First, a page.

Radio not only fails miserably at carrying out those mandates, it doesn’t seem to care all that much and, in fact, goes out of its way to reject any such responsibility. I am also willing to opine that radio has yet to go so far as to accept any of those mandates as being important, useful or worthy of much serious consideration.

Meanwhile, my wife is lighting a floating candle in a carved-out piece of rock from a shoreline close by. The candle, she tells me, is releasing the spirits of Lake Superior. I should be feeling much better in a short while.

And so, I regret I am compelled to retain the position. Given the exceptions of a number of spectacular talents, I don’t much care for radio – as it is today.

Ronald T. Robinson has been involved in Canadian radio since the '60s as a performer, writer and coach, and has trained and certified as a personal counsellor. Ron makes the assertion, based on years of testing in the on-air and commercial production environments, that the most important communicative aspects of broadcasting have still not been addressed or applied. info@voicetalentguy.com
pave
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Re: What's It Going To Take...?

Postby pave » Fri Dec 29, 2017 7:15 am

Before And Beyond Creative
With the passing of the extraordinary, but still suspiciously suspicious “Chickenman”, aka Dick Orkin, Miss Helfinger can now lead a life of her own. Meanwhile, many generations of radio executives who have been exposed to the productions from the Radio Ranch have said, "That's the kind of stuff we should be doing - someday." We abuse and waste our own medium, systematically and with spectacularly self-defeating efficiencies.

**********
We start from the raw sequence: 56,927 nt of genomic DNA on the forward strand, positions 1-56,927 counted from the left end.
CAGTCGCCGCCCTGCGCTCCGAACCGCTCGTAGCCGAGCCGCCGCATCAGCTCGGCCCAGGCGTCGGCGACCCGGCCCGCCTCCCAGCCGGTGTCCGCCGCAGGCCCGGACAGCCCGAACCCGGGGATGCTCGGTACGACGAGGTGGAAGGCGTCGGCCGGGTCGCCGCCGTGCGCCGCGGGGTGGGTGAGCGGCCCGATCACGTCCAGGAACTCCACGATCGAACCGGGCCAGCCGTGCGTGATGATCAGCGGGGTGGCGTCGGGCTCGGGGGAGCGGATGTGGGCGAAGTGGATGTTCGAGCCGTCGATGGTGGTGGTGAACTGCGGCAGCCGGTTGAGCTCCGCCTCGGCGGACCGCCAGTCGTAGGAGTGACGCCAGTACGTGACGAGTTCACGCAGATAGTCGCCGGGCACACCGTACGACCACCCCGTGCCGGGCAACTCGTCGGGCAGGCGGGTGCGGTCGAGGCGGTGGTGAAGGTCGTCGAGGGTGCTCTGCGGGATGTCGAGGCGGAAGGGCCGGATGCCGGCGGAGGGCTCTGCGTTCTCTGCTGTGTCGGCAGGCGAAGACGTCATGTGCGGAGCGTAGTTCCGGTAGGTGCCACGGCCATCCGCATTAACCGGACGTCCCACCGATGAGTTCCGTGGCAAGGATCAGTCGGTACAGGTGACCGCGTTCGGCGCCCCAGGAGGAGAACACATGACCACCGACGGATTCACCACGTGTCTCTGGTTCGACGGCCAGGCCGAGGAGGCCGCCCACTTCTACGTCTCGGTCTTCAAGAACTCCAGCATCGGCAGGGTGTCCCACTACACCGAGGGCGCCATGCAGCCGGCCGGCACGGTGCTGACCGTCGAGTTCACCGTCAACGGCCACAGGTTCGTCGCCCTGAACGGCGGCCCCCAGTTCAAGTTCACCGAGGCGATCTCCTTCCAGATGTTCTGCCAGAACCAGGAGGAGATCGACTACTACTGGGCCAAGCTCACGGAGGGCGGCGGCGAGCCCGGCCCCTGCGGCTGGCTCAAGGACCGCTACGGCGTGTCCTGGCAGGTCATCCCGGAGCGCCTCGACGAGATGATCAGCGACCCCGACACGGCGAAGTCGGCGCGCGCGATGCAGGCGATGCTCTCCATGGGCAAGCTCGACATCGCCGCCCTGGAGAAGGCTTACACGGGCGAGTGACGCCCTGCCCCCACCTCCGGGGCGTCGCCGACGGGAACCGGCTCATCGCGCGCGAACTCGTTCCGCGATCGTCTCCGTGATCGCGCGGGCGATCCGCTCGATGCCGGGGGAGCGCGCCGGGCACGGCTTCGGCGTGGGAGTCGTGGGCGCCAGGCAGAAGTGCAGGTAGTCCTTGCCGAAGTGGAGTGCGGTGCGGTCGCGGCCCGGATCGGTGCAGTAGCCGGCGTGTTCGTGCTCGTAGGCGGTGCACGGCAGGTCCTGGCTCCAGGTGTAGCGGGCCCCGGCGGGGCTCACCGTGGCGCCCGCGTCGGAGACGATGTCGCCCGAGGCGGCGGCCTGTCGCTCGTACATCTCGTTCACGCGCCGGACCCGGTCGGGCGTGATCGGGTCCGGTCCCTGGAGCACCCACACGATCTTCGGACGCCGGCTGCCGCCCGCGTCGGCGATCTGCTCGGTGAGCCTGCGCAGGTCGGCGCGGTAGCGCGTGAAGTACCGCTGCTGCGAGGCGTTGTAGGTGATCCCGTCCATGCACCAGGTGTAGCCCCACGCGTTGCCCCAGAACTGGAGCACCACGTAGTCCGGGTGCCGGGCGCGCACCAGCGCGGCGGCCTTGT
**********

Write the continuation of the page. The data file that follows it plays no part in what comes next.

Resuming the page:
Further, radio dogma persists, and there are extreme, painful penalties meted out to those poor devils that suggest otherwise or challenges them. Dogma #1: Actual Radio Creative is time consuming, expensive, difficult to write and produce, and, oh yeah – it doesn’t work!

For those stations that are incapable of producing anything more than noxious, cookie cutter “direct response” ads, clinging to those edicts would be the necessary, go-to position. The only portion that does reside in the category of “myth” is the “it doesn’t work” part. That part is pure myth. The rest of them, while true, are still a cover for incompetence and a spectacular lack of motivation. Please appreciate: I am not suggesting replacing direct response ads with pure creative. That is an impossibility. But those DR ads can certainly be spruced up to be more effective - and listenable.

Throwing “creative” into this discussion is like spreading a pail of red herrings all over the deck and declaring, “Here! Argue about these, instead!” Many would jump at the invitation, and days of fruitless blithering would ensue. But, be assured: Very few in radio’s leadership are paying much attention, anyway.

Let’s be clear: Radio Creative is occasionally applied to generate the retention of interest in listening to the ads, and to generate emotions in an audience. This is in order to influence them for the benefit of the station and its advertisers. This approach, this process, is far more powerful than simply delivering content information.

Reasonable, educated and experienced radio personnel would immediately agree, and suggest it would be a good time to break for lunch - moving on to other, more pressing matters on the agenda later.

Copy writers, from their station gulags, are constantly having messages smuggled out that decry their plight of having to scribble toxic, noxious drivel that is delivered to sales reps and, in turn, foisted off to advertisers as “actual advertising”. What, to my mind, is even more spectacular is how the advertisers themselves have not only come to expect this (alleged) bilge, they insist on it! To the degree that these lowest common denominator messages still work has always been the fallback justification – and amazement to many.